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How to Become a Leader – Moving from a Doer to a Leader

There are things in our lives that bug us, but we put up with them.  They’re often little things like a burned out light bulb or a messy drawer in which we dump stuff that doesn’t have a real home. Maybe the bulb has been out or the drawer has been a mess for so long that we no longer even notice it.

Our workplace isn’t any different. There are things in your organization you’re tolerating. Perhaps a process or software is inefficient, but you don’t say anything to the people in your organization who can do something about it. Or maybe you said something a few times, but you didn’t feel anyone listened and you gave up.

Organizations are comprised of doers and leaders.  And organizations need both. If everyone wants to lead, you’ll have trouble. If no one leads, you’ll have even more trouble. Doers keep things going from day-to-day.  Leaders create opportunities, fix problems, and upgrade existing conditions.

I’m often asked to coach managers in organizations. The coachees’ boss tells me, “He’s a great employee.  But if he wants to move up in this organization, he needs to be a leader.”  And more often than not, the employee is confused by what the manager wants. Coachees say things like, “I give my opinion in meetings.  I volunteer for stuff. What else does my boss want?”

I tell my coachees the most straightforward thing I know to transition from a doer to a leader –improve processes and look for opportunities to fix things that are broken.

How to Become a Leader

Want to know how to become a leader in an organization? Ask these questions regularly:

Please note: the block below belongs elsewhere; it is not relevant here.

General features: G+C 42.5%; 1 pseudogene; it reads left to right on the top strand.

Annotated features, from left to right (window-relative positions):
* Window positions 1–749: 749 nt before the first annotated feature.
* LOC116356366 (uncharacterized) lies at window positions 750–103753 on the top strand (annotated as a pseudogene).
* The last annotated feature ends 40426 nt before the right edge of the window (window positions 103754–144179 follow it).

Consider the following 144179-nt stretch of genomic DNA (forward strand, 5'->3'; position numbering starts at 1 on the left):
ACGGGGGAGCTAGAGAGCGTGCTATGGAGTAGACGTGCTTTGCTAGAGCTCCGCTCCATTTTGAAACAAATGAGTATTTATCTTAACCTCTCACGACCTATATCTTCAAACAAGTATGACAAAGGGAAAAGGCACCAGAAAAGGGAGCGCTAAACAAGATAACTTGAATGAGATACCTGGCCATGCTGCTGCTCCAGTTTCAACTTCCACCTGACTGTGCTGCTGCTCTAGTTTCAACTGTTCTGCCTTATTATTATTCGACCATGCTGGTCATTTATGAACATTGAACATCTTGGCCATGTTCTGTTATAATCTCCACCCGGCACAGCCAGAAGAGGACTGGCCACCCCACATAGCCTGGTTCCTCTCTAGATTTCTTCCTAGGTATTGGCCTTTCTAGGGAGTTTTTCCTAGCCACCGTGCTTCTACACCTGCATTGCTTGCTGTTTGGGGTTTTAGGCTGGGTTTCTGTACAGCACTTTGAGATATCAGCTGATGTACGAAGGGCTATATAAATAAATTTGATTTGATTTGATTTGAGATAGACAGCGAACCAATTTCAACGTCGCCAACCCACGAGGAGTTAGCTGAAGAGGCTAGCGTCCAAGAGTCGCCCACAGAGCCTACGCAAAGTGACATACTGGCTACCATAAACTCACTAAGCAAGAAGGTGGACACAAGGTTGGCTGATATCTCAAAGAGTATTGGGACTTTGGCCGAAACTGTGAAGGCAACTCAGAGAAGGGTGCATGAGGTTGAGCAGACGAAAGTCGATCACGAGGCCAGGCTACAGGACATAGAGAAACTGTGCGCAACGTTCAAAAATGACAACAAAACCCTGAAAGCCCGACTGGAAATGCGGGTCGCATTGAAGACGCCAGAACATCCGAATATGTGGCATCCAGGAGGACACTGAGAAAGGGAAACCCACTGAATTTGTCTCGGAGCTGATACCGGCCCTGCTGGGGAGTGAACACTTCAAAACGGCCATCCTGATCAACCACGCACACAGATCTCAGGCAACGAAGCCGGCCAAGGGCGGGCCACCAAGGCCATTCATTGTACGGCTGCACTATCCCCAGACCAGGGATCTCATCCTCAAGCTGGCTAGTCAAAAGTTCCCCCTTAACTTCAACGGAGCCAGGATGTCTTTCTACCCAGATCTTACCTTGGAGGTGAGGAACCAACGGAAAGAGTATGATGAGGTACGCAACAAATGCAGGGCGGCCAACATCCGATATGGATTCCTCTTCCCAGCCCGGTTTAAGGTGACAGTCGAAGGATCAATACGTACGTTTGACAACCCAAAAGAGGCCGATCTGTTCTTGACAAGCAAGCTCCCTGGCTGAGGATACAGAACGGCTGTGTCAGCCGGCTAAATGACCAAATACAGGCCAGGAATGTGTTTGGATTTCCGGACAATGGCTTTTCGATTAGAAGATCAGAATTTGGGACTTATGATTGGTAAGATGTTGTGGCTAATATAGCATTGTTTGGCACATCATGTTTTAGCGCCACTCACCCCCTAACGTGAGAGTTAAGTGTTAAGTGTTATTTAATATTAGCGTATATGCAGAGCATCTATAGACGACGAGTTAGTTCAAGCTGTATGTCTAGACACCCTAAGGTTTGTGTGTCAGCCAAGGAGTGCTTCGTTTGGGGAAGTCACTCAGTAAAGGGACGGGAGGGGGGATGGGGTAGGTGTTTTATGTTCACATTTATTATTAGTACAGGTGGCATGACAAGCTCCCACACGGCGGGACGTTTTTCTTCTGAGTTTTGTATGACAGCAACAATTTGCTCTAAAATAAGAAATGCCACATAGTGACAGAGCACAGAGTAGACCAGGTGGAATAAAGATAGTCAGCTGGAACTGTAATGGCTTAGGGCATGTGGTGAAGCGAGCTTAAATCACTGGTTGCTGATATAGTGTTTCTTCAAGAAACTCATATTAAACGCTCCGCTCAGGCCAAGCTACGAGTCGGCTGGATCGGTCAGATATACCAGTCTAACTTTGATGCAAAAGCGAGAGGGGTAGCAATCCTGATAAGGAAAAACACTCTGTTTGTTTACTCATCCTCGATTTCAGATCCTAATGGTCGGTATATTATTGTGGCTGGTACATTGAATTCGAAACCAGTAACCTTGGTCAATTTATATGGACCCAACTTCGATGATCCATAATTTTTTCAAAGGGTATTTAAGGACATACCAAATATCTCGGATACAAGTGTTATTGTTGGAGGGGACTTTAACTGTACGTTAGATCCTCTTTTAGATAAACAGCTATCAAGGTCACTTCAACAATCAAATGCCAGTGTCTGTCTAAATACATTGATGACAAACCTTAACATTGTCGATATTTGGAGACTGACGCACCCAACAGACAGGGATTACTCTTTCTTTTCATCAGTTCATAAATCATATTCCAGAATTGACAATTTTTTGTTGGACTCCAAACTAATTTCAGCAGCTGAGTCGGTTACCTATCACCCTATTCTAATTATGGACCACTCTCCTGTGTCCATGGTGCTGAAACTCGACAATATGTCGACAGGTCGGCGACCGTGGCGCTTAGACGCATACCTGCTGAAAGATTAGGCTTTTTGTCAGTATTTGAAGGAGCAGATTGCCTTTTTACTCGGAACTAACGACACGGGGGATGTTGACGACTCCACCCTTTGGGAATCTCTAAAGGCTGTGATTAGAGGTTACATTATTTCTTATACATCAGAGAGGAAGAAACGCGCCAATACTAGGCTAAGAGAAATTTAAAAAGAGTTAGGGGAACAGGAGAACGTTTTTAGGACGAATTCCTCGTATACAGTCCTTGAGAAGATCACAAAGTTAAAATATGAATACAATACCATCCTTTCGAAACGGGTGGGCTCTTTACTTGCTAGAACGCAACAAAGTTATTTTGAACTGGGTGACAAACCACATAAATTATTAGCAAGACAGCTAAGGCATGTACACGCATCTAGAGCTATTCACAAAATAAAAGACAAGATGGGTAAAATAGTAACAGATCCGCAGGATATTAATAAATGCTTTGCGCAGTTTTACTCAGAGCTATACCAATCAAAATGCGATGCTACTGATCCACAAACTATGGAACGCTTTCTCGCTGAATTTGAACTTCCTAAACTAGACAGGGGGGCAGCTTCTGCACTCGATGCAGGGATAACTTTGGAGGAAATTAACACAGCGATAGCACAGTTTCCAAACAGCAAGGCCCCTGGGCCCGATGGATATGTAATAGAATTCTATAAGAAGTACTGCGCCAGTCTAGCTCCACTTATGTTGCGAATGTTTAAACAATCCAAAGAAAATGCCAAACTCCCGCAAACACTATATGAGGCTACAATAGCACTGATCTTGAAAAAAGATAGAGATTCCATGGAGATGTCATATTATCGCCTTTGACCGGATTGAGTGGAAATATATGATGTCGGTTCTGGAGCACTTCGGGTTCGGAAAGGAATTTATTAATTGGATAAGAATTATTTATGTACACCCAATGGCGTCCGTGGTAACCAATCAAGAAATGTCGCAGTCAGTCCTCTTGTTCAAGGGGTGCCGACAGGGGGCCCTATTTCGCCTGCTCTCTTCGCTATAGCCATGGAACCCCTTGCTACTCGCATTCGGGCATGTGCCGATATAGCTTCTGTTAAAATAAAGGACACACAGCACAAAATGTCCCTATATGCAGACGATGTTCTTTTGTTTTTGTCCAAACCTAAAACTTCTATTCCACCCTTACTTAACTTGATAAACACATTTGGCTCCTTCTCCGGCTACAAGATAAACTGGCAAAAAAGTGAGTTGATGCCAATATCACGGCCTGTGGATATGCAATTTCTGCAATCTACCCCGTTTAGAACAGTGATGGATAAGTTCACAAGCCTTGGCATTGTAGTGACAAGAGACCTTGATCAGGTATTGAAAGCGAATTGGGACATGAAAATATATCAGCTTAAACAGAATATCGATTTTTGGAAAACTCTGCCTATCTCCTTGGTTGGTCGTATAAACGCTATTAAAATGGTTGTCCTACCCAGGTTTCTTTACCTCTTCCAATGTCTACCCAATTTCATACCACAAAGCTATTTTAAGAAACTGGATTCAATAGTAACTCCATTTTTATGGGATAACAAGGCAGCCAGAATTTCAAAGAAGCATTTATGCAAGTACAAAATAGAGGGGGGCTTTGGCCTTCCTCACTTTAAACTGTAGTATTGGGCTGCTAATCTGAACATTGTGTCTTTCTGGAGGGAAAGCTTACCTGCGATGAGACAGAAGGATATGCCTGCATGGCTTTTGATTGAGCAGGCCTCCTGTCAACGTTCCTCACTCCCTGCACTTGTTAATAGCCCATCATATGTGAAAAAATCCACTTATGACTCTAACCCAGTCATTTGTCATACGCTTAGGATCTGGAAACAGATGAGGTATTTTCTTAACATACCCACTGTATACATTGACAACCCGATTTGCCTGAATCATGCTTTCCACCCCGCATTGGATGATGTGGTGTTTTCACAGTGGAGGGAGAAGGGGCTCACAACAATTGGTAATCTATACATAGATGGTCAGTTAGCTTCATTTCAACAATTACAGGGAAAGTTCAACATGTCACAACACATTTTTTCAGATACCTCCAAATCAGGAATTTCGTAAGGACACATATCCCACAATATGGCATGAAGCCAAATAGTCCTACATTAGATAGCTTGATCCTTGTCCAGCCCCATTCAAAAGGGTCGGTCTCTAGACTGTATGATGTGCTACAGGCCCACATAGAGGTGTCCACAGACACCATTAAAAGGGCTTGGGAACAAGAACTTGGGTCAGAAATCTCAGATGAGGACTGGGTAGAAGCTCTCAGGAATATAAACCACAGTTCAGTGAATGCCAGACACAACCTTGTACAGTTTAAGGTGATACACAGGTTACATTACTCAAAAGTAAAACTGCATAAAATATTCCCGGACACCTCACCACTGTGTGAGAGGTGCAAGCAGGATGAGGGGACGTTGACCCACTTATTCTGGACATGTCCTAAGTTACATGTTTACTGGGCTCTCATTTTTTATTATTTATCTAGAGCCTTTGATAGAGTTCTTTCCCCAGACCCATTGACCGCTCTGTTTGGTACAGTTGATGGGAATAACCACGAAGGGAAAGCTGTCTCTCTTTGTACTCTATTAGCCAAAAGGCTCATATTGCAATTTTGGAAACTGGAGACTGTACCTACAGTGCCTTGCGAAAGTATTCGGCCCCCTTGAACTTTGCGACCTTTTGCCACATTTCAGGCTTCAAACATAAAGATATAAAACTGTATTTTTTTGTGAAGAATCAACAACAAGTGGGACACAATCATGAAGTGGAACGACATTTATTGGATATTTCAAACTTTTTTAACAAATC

• What in the organization frustrates people? What could we do differently to ease people’s frustration?
  • Where do we have mediocre results? What’s the breakdown?
  • Where are we wasting money? Where are our costs too high? Where are we losing revenue?
  • What processes take longer than they need to? Or where is there a lack of process?
  • Where do we have inefficiencies and redundancies?
  • What practices work in one department that could work in another?

Leaders in organizations are always looking for ways to make things better. They look for opportunities and (picking their battles) pursue solutions. Pursuing a potential change does not mean asking your boss or department leader once or twice.  It means telling someone in a position of formal authority about a missed opportunity, asking permission to make a change, and then doing the work required to make it happen. Leaders do not tell their boss about a problem and walk away. Leaders suggest and implement a solution.



Shari Harley is the founder and President of Candid Culture, a Denver-based training firm that is bringing candor back to the workplace, making it easier to give feedback at work. Shari is the author of the business communication book How to Say Anything to Anyone: A Guide to Building Business Relationships that Really Work. She is a keynote speaker at conferences and does training throughout the U.S. Learn more about Shari Harley and Candid Culture’s training programs at